Archive for July, 2008

Richard Florida
by Richard Florida
Sat Jul 19th 2008 at 7:27am UTC

Stadium, Schmadium

Saturday, July 19th, 2008

Year after year, city boosters tell us building new stadiums at a cost of hundreds of millions or even a billion dollars will create jobs, bring back neighborhoods, spur development, build national buzz and image, and stimulate local economies. The evidence shows this is mostly hooey. Writing in the Wall Street Journal, Mark Yost sheds light on one of the great public policy travesties of our time:

Yes, stadiums do create high-paying construction jobs
for a year or two. But the vast majority of long-term employment is
low-wage concession jobs. A Congressional Research Service study of the
Baltimore Ravens stadium found that each job created cost the state
$127,000. By comparison, Maryland’s Sunny Day Fund created jobs for
about $6,000 each … A 1998 report by the New York City Independent Budget Office
found no “economic rationale for assuming that building any new stadium
would itself spur construction of office towers and hotels. Total
output resulting from the presence of the teams in the city amounts to
less than one tenth of one percent of the economic activity in New York
City.” …

But perhaps the best argument against publicly financed stadiums is straight out of Econ 101: Opportunity cost. “What else could the city have invested its money in
and what kind of a return would it have produced?” said King Banaian,
chairman of the St. Cloud State (Minn.) Economics Dept.

While using public money to subsidize stadiums and sports is economics and bad economic development is in most every city, wealthy cities like NYC, DC, LA or Boston can to some degree afford such extravagances. The real tragedies are in smaller, older, stagnating rustbelt cities – like Pittsburgh, Cleveland, Detroit, Buffalo, St. Louis and others, where city revenues are terribly strapped and stadium funding takes away from pressing local needs from police and fire to schools and parks.  I am amazed and outraged that such blatant abuse of the public purse is allowed to go on.

Richard Florida
by Richard Florida
Fri Jul 18th 2008 at 2:18pm UTC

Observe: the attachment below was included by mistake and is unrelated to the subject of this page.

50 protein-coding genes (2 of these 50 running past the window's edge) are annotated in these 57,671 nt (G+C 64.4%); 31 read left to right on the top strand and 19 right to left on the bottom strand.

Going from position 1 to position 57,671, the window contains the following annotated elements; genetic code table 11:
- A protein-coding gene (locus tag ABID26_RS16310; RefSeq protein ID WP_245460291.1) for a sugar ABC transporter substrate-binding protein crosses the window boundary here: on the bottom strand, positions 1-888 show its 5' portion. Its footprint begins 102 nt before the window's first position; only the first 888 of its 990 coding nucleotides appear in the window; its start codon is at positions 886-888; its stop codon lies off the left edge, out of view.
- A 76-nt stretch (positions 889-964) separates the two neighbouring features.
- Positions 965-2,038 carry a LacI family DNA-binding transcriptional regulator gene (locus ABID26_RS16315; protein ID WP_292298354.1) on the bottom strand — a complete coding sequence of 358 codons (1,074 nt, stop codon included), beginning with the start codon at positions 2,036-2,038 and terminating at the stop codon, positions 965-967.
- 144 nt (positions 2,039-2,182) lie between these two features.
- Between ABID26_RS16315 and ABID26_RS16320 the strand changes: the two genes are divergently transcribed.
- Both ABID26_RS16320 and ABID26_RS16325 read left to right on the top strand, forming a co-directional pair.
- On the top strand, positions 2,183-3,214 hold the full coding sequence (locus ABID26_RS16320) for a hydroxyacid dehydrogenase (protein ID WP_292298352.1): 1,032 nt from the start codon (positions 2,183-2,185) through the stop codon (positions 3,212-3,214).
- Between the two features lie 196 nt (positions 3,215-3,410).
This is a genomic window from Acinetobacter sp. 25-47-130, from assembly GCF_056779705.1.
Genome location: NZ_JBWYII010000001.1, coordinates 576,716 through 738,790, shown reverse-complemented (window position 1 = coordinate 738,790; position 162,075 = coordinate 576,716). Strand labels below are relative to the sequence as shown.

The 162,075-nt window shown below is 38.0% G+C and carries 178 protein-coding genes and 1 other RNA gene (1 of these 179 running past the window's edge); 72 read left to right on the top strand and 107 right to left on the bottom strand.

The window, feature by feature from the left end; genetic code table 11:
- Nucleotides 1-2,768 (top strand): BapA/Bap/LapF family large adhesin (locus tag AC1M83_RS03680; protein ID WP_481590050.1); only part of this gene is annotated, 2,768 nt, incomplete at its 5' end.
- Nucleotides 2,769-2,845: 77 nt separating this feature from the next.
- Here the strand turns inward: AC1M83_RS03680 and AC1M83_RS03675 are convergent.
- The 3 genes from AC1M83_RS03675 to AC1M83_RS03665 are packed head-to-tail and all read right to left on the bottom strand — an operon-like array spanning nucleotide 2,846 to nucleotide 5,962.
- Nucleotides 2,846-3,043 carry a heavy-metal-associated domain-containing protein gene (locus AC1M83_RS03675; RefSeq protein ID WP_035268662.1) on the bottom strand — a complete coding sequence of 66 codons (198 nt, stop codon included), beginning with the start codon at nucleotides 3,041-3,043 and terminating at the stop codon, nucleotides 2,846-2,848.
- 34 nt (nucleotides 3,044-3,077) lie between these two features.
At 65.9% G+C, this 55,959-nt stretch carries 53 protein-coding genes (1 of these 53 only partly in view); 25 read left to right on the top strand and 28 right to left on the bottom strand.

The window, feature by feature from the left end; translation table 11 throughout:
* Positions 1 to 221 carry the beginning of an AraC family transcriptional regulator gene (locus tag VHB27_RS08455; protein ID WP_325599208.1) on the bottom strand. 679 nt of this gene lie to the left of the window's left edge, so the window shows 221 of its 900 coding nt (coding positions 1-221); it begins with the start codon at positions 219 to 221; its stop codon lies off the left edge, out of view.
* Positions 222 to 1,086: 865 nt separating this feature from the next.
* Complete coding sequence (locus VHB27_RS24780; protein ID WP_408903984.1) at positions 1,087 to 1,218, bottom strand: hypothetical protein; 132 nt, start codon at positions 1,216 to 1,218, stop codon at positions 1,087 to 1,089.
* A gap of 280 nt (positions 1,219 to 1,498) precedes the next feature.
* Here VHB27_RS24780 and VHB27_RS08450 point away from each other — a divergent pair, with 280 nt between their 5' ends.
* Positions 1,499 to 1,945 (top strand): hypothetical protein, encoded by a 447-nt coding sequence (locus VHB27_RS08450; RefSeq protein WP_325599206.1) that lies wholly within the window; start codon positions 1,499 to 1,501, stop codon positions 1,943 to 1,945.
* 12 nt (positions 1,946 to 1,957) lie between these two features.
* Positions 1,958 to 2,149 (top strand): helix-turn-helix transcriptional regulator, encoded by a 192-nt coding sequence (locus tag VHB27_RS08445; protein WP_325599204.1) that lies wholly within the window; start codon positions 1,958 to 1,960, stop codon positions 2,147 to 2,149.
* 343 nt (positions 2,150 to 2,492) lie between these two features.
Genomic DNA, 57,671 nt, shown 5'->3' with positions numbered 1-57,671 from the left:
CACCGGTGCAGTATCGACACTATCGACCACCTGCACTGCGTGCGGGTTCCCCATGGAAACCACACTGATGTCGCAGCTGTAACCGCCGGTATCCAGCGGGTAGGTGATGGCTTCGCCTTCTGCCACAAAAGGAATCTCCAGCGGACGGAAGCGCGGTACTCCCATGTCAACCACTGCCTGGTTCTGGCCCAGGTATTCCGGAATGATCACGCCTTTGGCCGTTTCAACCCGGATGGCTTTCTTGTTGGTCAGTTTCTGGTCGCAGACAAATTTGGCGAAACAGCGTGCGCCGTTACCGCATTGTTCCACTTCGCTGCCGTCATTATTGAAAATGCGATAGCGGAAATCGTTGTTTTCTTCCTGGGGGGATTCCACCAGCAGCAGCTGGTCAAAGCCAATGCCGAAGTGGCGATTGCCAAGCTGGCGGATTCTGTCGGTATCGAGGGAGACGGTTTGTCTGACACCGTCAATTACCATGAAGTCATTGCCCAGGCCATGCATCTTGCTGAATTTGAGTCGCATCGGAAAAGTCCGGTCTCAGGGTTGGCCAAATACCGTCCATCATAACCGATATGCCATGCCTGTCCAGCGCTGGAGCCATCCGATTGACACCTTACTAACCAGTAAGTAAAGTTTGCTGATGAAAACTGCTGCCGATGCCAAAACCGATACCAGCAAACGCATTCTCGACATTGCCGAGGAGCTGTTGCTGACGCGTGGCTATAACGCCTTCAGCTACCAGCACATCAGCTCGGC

I’ll Take … Houston?

Friday, July 18th, 2008

Urban economist Ed Glaeser says NYC has a Houston problem. Houston has more affordable housing, less congestion, and easier commutes – all because of its “deregulated market,” lack of rent control, and ease of construction. Ryan Avent says not only is Glaeser wrong, he’s contradicting his own research.

Richard Florida
by Richard Florida
Fri Jul 18th 2008 at 1:33pm UTC

Young Americans

Friday, July 18th, 2008

Skills

Mark Thoma points us to new research by Elizabeth Casico and her collaborators on how young Americans stack up in the global competition for skills:

Young Americans entering the labor market today face substantial competition.
Employers can look all over the world for workers with the skills to meet their
firms’ needs. Are young Americans ready for these challenges? …This Economic Letter summarizes new research by Cascio, Clark, and
Gordon (2008) (hereafter CCG) that uses data from the International Adult
Literacy Survey (IALS), fielded in the 1990s, to address this issue. The authors
estimate the skill levels of 16- and 17-year-olds and 26- to 30-year-olds for
the United States and other high-income countries. Consistent with other
assessments of the school-age population, the IALS data show that U.S. 16- and
17-year-olds perform poorly relative to their counterparts in other nations. By
their late 20s, however, those in the U.S. group in the IALS data compare much
more favorably to their counterparts abroad, suggesting that they are able to
“catch up” in college or beyond.

I find this research fascinating: It lines up completely with my personal experience. As a working class kid who had to hide the fact that I was “smart,” my “skill level” and test scores at 16 or 17 would surely have lagged against many international competitors and middle-class Americans. But a Garden State scholarship and admission to Rutgers fundamentally changed my trajectory.  I made up ground very quickly and then continued along into and through graduate school.  I wish I still had my scores: But if I recall correctly, my GRE’s were in the neighborhood of 400 or 500 points higher than my SATs.